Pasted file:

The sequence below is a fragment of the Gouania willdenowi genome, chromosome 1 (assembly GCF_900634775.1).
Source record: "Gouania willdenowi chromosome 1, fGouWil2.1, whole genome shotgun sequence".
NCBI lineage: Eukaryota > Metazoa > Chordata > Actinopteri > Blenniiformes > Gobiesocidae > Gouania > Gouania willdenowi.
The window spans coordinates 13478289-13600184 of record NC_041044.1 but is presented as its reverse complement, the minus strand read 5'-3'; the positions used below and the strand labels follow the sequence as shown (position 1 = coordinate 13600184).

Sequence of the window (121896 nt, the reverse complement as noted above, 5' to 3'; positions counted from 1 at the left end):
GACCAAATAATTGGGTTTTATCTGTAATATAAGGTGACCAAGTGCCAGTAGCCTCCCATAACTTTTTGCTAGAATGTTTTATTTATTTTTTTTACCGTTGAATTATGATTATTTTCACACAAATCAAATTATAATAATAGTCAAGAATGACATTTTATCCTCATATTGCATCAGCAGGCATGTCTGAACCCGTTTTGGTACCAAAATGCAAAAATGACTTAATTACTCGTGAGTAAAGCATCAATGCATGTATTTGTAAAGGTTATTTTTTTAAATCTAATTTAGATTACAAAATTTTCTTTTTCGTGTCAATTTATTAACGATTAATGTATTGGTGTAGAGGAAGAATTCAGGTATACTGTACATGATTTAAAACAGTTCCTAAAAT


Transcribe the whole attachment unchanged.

The sequence below is a fragment of the Gouania willdenowi genome, chromosome 1 (assembly GCF_900634775.1).
Source record: "Gouania willdenowi chromosome 1, fGouWil2.1, whole genome shotgun sequence".
NCBI lineage: Eukaryota > Metazoa > Chordata > Actinopteri > Blenniiformes > Gobiesocidae > Gouania > Gouania willdenowi.
The window spans coordinates 13478289-13600184 of record NC_041044.1 but is presented as its reverse complement, the minus strand read 5'-3'; the positions used below and the strand labels follow the sequence as shown (position 1 = coordinate 13600184).

Sequence of the window (121896 nt, the reverse complement as noted above, 5' to 3'; positions counted from 1 at the left end):
GACCAAATAATTGGGTTTTATCTGTAATATAAGGTGACCAAGTGCCAGTAGCCTCCCATAACTTTTTGCTAGAATGTTTTATTTATTTTTTTTACCGTTGAATTATGATTATTTTCACACAAATCAAATTATAATAATAGTCAAGAATGACATTTTATCCTCATATTGCATCAGCAGGCATGTCTGAACCCGTTTTGGTACCAAAATGCAAAAATGACTTAATTACTCGTGAGTAAAGCATCAATGCATGTATTTGTAAAGGTTATTTTTTTAAATCTAATTTAGATTACAAAATTTTCTTTTTCGTGTCAATTTATTAACGATTAATGTATTGGTGTAGAGGAAGAATTCAGGTATACTGTACATGATTTAAAACAGTTCCTAAAAT